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Armenia/Azerbaijan: France To Co-Chair Nagorno-Karabakh Talks

Vienna, 7 January 1997 (RFE/RL) - The Organization for Security and Cooperation in Europe (OSCE) has named France the new co-chair of the deadlocked negotiations on the Nagorno-Karabakh dispute. The other co-chair is Russia, whose post is permanent.

An OSCE spokesman today told RFE/RL that France had won the post over the United States. The United States had campaigned actively for the co-chair post during last month's OSCE summit in Lisbon. U.S. diplomats in Vienna today told an RFE/RL correspondent that they were "disappointed," but made no other comment.

France succeeds Finland, which surrendered the co-chair in December after 20 months in office. OSCE said the chief French negotiator will be the Director-General of Political and Security Affairs at France's Foreign Ministry, Jacques Blot. He replaces Finland's Ambassador, Heikki Talvitie.

Nagorno-Karabakh is an enclave inside Azerbaijan largely populated by ethnic Armenians. Fighting erupted in 1988 after the ethnic Armenians declared sovereignty. The OSCE arranged a ceasefire in May 1994, but has been unable to convert this into a permanent settlement or arrange the return of refugees. Azerbaijan continues to insist that Nagorno-Karabakh remain under its control, although Baku says it is willing to grant a considerable degree of autonomy.

Negotiations are conducted by an 11-state group under the co-chairs. France and the United States are members of this group, and Finland will continue to participate in it.

The appointment of France as co-chair was made by the outgoing chairman of the OSCE, Switzerland's Foreign Minister Flavio Cotti. Diplomats said Cotti had canvassed the opinions of all 54 active members of OSCE. The appointment took effect January 1.

Diplomats in Vienna tell our correspondent that France had sought the position in keeping with its policy that Europeans should have a greater share of top posts in international organizations. The diplomats said Russia also preferred to have France as the other co-chair, rather than the United States.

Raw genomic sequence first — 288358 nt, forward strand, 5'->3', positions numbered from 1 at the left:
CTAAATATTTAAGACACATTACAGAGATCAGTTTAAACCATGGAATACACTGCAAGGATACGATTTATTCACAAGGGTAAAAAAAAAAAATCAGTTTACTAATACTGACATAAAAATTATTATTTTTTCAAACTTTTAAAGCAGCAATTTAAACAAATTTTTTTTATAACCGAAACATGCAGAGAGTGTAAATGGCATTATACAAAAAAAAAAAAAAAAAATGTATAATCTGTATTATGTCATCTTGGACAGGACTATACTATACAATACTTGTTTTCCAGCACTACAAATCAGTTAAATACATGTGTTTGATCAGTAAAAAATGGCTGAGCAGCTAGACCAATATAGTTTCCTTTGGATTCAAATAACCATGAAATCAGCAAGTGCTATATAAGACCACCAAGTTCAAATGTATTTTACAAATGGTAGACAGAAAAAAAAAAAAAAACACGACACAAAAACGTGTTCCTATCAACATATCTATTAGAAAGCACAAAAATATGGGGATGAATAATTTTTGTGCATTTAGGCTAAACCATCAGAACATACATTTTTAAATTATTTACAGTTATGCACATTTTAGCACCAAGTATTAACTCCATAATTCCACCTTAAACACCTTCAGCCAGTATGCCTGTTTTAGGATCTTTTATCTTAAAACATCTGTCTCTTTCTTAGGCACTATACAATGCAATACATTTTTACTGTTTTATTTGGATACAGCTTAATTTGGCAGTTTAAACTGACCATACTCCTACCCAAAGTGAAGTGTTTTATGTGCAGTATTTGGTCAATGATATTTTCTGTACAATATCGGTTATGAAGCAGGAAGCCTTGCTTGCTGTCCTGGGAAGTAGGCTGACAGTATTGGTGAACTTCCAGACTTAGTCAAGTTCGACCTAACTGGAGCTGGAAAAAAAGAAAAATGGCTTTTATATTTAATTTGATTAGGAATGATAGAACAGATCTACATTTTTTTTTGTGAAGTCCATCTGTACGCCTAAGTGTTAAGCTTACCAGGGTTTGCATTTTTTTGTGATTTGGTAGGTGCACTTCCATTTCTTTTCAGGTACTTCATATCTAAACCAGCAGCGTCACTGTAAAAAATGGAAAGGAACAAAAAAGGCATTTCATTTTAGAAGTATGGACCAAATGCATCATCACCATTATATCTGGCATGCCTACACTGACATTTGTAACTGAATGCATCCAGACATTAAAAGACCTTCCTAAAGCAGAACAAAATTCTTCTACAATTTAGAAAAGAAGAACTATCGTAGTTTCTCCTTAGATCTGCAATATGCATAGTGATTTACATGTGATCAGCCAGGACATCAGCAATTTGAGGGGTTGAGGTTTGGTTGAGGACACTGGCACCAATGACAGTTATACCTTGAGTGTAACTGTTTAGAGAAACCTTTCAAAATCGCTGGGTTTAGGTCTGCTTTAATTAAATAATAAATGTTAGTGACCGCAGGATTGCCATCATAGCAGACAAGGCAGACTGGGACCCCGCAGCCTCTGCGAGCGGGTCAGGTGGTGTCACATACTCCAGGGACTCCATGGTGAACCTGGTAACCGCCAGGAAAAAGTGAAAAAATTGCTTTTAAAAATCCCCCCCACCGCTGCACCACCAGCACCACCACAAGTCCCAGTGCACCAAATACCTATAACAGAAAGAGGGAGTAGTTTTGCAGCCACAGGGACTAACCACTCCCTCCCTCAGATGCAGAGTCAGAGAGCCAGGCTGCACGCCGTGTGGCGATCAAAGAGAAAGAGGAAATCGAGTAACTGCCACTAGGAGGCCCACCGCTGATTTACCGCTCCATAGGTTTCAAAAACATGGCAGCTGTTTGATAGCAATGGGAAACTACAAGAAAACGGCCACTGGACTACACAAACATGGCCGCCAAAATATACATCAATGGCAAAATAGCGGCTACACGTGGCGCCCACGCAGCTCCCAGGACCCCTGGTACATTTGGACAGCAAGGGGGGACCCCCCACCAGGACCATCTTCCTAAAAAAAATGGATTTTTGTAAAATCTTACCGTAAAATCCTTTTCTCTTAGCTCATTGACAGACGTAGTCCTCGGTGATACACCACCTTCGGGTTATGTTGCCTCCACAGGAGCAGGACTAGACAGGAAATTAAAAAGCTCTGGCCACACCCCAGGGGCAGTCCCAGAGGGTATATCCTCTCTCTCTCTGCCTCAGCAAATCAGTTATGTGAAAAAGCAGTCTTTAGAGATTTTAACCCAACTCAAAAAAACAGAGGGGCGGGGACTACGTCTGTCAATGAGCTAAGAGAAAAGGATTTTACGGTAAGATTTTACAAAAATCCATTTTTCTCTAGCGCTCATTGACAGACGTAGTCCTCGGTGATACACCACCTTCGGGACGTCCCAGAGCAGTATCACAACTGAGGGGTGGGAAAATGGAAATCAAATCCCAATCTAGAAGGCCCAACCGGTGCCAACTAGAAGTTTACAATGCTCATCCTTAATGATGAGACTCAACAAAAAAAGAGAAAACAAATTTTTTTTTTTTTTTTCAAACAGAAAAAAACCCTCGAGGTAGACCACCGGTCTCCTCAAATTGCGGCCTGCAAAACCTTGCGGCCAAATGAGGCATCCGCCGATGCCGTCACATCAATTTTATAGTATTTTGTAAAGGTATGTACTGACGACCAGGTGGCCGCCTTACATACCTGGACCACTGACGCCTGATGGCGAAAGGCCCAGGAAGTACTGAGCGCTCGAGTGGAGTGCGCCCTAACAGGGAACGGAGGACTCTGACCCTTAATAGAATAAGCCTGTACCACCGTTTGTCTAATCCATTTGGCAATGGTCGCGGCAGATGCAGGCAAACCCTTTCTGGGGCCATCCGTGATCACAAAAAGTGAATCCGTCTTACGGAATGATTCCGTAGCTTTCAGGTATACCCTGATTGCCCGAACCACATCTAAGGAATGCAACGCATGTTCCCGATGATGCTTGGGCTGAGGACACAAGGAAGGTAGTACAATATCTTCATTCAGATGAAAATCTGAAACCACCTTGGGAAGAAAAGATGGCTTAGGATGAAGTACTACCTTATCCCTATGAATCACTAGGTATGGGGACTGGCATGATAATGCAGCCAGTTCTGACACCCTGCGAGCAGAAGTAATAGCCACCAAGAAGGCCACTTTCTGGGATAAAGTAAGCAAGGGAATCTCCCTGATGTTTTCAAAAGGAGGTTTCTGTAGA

Nagorno-Karabakh was a major issue at the December Lisbon summit. A public quarrel between Armenia and Azerbaijan prevented the summit from reaching agreement on a statement to be included in the summit's final document. A declaration outlining possible principles for a settlement was issued separately by OSCE chairman Cotti, but was immediately rejected by Armenia in a formal statement.

The chairman's declaration said three principles, which should form part of the a settlement, had been recommended by Russia and Finland as co-chairs of the negotiating group. Cotti said these principles were supported by all members of the international negotiating group -- but not accepted by Armenia. They were:

Maintenance of the territorial integrity of Armenia and Azerbaijan.

A definition of the legal status of Nagorno-Karabakh in an agreement based on self-determination, allowing Stepanakert the highest degree of self-rule within Azerbaijan.

Guaranteed security for Nagorno-Karabakh and its whole population -- including mutual obligations to ensure that all parties complied with the settlement.

Immediately afterward, Armenia issued its own declaration, which was included in the summit's final document as an annex. It said the chairman's statement "does not reflect the spirit or the letter" of the mandate of the international group trying to achieve a political agreement. Armenia complained that the chairman's statement pre-determined the status of Nagorno-Karabakh, in contradiction to agreements reached by the OSCE when negotiations first began in 1992.

Despite their differences, both Armenia and Azerbaijan said they were ready to continue negotiations on a settlement. An OSCE spokesman said today a meeting would "probably" be arranged soon, but could not say whether it would be this month.